Effects of microstructure on the spall behavior of aluminum-magnesium alloys
Whelchel, Ricky L.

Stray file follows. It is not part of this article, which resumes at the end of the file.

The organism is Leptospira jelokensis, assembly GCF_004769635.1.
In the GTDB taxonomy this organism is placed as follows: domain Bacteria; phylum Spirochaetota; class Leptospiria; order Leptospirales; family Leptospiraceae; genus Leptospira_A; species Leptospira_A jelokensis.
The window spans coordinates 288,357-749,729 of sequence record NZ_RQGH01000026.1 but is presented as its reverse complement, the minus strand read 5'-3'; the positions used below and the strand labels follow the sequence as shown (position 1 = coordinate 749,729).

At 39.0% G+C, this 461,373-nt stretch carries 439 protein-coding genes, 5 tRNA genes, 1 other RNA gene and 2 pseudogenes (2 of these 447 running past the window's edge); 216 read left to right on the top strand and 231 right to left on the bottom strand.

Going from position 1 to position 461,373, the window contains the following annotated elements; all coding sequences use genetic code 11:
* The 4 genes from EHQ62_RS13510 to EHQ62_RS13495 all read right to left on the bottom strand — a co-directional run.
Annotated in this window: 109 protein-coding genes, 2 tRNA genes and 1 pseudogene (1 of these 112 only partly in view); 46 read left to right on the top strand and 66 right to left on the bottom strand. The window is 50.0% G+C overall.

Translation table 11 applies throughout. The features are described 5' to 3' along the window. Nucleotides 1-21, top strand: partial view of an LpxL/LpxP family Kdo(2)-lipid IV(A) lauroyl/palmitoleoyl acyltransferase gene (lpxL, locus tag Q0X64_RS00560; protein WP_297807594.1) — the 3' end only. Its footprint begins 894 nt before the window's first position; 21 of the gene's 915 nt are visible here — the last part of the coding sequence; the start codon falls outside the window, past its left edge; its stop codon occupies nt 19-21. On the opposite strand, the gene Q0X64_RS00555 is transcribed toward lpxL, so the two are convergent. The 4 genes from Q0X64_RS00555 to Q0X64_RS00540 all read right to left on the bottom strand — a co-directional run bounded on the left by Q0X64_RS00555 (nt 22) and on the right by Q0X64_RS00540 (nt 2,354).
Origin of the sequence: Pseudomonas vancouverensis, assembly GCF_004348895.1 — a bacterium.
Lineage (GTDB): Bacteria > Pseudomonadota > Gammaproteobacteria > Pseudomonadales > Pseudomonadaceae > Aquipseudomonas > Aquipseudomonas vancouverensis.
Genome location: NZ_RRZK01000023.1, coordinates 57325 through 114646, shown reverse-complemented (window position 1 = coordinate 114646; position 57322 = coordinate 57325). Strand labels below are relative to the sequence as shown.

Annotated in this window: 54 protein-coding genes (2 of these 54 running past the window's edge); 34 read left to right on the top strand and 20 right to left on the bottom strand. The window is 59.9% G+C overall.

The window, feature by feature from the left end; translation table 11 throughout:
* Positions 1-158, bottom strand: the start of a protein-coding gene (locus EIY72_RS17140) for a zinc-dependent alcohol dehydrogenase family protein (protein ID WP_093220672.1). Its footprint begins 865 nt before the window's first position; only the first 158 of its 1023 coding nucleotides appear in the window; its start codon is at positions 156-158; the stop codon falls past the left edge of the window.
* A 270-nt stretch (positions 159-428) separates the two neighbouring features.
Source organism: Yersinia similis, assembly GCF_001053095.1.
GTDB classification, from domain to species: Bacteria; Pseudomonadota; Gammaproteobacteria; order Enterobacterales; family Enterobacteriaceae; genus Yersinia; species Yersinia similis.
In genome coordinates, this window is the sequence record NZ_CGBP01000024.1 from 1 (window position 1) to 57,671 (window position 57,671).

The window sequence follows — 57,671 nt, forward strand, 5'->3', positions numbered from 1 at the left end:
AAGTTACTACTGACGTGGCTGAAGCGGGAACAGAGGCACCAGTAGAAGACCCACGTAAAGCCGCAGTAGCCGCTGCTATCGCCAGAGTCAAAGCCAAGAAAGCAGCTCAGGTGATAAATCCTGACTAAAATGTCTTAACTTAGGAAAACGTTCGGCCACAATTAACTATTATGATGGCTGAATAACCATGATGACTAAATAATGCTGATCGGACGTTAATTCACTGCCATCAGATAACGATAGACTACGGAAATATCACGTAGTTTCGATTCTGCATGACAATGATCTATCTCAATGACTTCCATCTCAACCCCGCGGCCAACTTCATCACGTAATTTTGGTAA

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This research focuses on the spall properties of aluminum-magnesium (Al-Mg)alloys.Aluminum alloy 5083 (Al 5083) was used as a model alloy for the work performed in this study. Al-Mg alloys represent a light-weight and corrosion resistant alloy system often used in armor plating. It is desirable to process armor plate material to yield a microstructure that provides maximum resistance to spall failure due to blast and projectile impacts. The blast and impact resistance has often been quantified based on the measurement of the spall strength and the Hugoniot elastic limit (HEL). The spall properties of Al-Mg alloys were measured for four different microstructural states resultant from varying processing conditions. The four microstructures include: (a) textured grain structure from a rolled Al 5083-H116 plate, (b) sub-micron grain structure produced using equi-channel angular pressing (ECAP),(c) equiaxed grain structure, and (d) precipitation hardened microstucture from an Al-9wt.% Mg alloy. The overall results show that grain size is not the most dominant microstructural feature affecting spall strength in aluminum alloys, when the impact conditions are the same. Texture, especially if brittle inclusions align along the grains, appears to have the most dominant effect resulting in decreased spall strength. Furthermore, one-dimensional modeling shows that the inclusion size and distribution is the controlling factor for void formation during spalling. Grain size does affect the decompression rate dependence of each microstructure, whereby smaller grain sizes result in a larger power law exponent for fits of spall strength versus decompression rate. Unlike the spall strength, the HEL shows an increasing trend with decreased grain size, as would be expected from a Hall-Petch type effect, indicating that a smaller grain size is best for penetration resistance. Samples processed using ECAP alone provide the best combination of spall strength and HEL and therefore the most promise for improved blast and penetration resistance of aluminum-magnesium alloy armor plates.